Fibonacci Arc

The Fibonacci Arc is a trend line tool, used to identify support and resistance. It works best on all markets and time frames.

The arc is drawn by placing a trend line between two points (usually a trough and opposing peak). Centered on the second point, three arcs are displayed. The arcs intersect the trend line at 31.8%, 50.0%, and 68.2% - at the Fibonacci levels.

Thousands of years ago, mathematicians discovered that a certain number kept appearing throughout the natural world. It was the ratio describing how flower petals grew around their central stem, how a snail's shell swirled around its origin and how a galaxy extended from its core. More importantly for the financial community, this ratio described how consecutive numbers related to each other. This "golden ratio" of .618 was applied to numbers by the thirteenth century mathematician Leonardo Fibonacci.

The Fibonacci sequence starts like this: 1, 1, 2, 3, 5, 8, 13, 21, 34, 55, 89, 144, ..., where any number in the sequence is equal to the sum of the preceding two numbers. The ratio of any two consecutive numbers starts out by oscillating around .618 and approaches it exactly as the sequence continues.

So what does this have to do with trading? Actually, Fibonacci numbers are really one aspect of trading with Elliott Waves and Gann Angles but those are topics for other editions of "Tips." As we know, markets trend up and down, pause to retrace (consolidate, correct) then continue onward. These retracements often reclaim constant percentages of the original trend's move and can be predicted with good accuracy by the Fibonacci sequence.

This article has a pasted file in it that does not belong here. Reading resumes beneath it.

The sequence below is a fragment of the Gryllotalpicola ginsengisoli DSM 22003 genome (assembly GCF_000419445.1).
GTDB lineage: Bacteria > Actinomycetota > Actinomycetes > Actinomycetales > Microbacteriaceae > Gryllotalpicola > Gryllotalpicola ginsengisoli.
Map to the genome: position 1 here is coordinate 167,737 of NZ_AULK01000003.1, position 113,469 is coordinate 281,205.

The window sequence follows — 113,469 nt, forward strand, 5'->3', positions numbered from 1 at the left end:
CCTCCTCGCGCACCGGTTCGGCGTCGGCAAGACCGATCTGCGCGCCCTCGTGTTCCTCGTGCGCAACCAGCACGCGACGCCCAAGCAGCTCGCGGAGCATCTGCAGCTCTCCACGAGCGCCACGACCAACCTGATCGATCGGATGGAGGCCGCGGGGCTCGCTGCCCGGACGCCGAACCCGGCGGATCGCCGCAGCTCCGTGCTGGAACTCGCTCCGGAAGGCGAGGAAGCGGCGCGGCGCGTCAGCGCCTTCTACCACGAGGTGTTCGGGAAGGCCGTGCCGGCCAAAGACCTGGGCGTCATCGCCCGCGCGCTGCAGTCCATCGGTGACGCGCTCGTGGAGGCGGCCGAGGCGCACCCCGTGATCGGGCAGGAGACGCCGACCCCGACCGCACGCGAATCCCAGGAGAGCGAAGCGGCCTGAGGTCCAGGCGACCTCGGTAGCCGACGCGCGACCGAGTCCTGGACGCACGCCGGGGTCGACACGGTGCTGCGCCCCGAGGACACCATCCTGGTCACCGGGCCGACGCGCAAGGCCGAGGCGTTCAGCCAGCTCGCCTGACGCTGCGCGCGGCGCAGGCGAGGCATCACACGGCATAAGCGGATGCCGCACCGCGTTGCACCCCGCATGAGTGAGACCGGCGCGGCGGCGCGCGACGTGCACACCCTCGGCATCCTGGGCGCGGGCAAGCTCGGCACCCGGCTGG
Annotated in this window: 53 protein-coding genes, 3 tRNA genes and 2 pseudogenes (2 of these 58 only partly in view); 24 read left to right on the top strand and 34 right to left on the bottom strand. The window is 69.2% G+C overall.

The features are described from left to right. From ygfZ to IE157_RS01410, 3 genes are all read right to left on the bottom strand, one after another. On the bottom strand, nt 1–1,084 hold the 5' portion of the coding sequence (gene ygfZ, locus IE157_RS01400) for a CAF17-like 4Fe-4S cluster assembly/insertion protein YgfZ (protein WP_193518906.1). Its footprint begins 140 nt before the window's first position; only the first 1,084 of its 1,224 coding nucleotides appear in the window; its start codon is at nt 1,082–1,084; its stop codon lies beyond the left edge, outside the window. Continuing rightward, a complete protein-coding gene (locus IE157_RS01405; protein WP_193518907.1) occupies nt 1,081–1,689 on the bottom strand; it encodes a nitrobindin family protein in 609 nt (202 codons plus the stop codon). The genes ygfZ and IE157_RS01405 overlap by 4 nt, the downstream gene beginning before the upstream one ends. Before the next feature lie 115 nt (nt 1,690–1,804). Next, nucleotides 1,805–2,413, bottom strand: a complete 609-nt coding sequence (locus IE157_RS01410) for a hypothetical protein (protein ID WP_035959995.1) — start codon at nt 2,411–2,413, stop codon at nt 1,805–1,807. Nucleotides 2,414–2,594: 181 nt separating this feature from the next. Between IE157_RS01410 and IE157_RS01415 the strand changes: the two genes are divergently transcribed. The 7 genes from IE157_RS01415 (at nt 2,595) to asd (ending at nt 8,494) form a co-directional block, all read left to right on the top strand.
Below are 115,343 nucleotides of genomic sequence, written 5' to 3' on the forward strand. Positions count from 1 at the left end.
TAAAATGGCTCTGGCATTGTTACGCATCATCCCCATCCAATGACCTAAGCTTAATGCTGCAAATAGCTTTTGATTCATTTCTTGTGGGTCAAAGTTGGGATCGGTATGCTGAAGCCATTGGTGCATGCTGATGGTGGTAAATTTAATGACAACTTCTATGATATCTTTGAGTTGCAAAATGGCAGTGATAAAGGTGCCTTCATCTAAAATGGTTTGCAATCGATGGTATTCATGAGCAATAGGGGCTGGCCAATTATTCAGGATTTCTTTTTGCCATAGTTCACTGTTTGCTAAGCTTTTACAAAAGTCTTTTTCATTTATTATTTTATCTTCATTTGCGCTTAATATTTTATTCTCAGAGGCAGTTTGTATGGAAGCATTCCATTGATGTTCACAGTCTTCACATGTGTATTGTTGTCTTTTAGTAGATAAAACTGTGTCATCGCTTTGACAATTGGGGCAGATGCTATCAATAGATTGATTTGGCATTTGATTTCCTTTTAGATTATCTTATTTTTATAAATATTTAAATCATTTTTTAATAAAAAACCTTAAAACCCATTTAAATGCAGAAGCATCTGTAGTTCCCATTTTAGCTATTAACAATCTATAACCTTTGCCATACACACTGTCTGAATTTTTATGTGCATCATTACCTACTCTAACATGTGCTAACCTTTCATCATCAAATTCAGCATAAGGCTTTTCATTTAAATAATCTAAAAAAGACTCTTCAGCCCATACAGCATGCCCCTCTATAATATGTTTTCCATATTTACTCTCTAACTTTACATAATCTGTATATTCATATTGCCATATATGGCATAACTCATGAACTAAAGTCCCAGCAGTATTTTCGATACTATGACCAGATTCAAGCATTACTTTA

The ratios of consecutive numbers at the start of the sequence are 1.00, .50 and .67. Market technicians have long known that market retracements tend to end at the 50% level as well as at one and two thirds. A retracement of 100% of the move provides a very strong support/resistance line. All of these are Fibonacci levels. The one and two thirds levels are really approximations of the Fibonacci ratio 61.8% and its inverse. As you can see, Fibonacci levels are simply refined versions of what traders have been using for years.

Reference: "Real World Technical Analysis", published by Commodity Research Bureau

Draw a Fibonacci Arc

  1. Right-click on the chart to display the context menu, and select Fibonacci Arcs.
  2. Placing your cursor where you wish the arc to start, left-click and drag over the chart, releasing your mouse where the arc should end.